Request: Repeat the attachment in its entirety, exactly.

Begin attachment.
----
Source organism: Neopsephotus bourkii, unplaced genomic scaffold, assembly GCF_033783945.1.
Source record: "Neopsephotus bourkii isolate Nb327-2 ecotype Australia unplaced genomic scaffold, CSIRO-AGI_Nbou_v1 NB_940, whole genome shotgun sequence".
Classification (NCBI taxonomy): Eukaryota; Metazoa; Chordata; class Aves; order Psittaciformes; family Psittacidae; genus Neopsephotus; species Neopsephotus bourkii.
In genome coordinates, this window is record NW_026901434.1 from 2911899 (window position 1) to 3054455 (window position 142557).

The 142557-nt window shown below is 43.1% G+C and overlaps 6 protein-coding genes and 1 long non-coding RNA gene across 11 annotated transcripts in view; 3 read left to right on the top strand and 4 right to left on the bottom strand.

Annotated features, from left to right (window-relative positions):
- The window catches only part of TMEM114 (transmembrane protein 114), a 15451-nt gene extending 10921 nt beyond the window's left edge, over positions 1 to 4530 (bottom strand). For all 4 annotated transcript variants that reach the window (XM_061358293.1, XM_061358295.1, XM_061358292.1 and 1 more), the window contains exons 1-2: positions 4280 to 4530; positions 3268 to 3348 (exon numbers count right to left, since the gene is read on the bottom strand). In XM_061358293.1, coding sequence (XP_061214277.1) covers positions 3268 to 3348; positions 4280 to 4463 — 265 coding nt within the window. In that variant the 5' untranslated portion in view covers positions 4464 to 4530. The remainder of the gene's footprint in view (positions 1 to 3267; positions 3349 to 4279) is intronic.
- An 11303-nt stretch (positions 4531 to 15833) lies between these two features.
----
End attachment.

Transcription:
Source organism: Neopsephotus bourkii, unplaced genomic scaffold, assembly GCF_033783945.1.
Source record: "Neopsephotus bourkii isolate Nb327-2 ecotype Australia unplaced genomic scaffold, CSIRO-AGI_Nbou_v1 NB_940, whole genome shotgun sequence".
Classification (NCBI taxonomy): Eukaryota; Metazoa; Chordata; class Aves; order Psittaciformes; family Psittacidae; genus Neopsephotus; species Neopsephotus bourkii.
In genome coordinates, this window is record NW_026901434.1 from 2911899 (window position 1) to 3054455 (window position 142557).

The 142557-nt window shown below is 43.1% G+C and overlaps 6 protein-coding genes and 1 long non-coding RNA gene across 11 annotated transcripts in view; 3 read left to right on the top strand and 4 right to left on the bottom strand.

Annotated features, from left to right (window-relative positions):
- The window catches only part of TMEM114 (transmembrane protein 114), a 15451-nt gene extending 10921 nt beyond the window's left edge, over positions 1 to 4530 (bottom strand). For all 4 annotated transcript variants that reach the window (XM_061358293.1, XM_061358295.1, XM_061358292.1 and 1 more), the window contains exons 1-2: positions 4280 to 4530; positions 3268 to 3348 (exon numbers count right to left, since the gene is read on the bottom strand). In XM_061358293.1, coding sequence (XP_061214277.1) covers positions 3268 to 3348; positions 4280 to 4463 — 265 coding nt within the window. In that variant the 5' untranslated portion in view covers positions 4464 to 4530. The remainder of the gene's footprint in view (positions 1 to 3267; positions 3349 to 4279) is intronic.
- An 11303-nt stretch (positions 4531 to 15833) lies between these two features.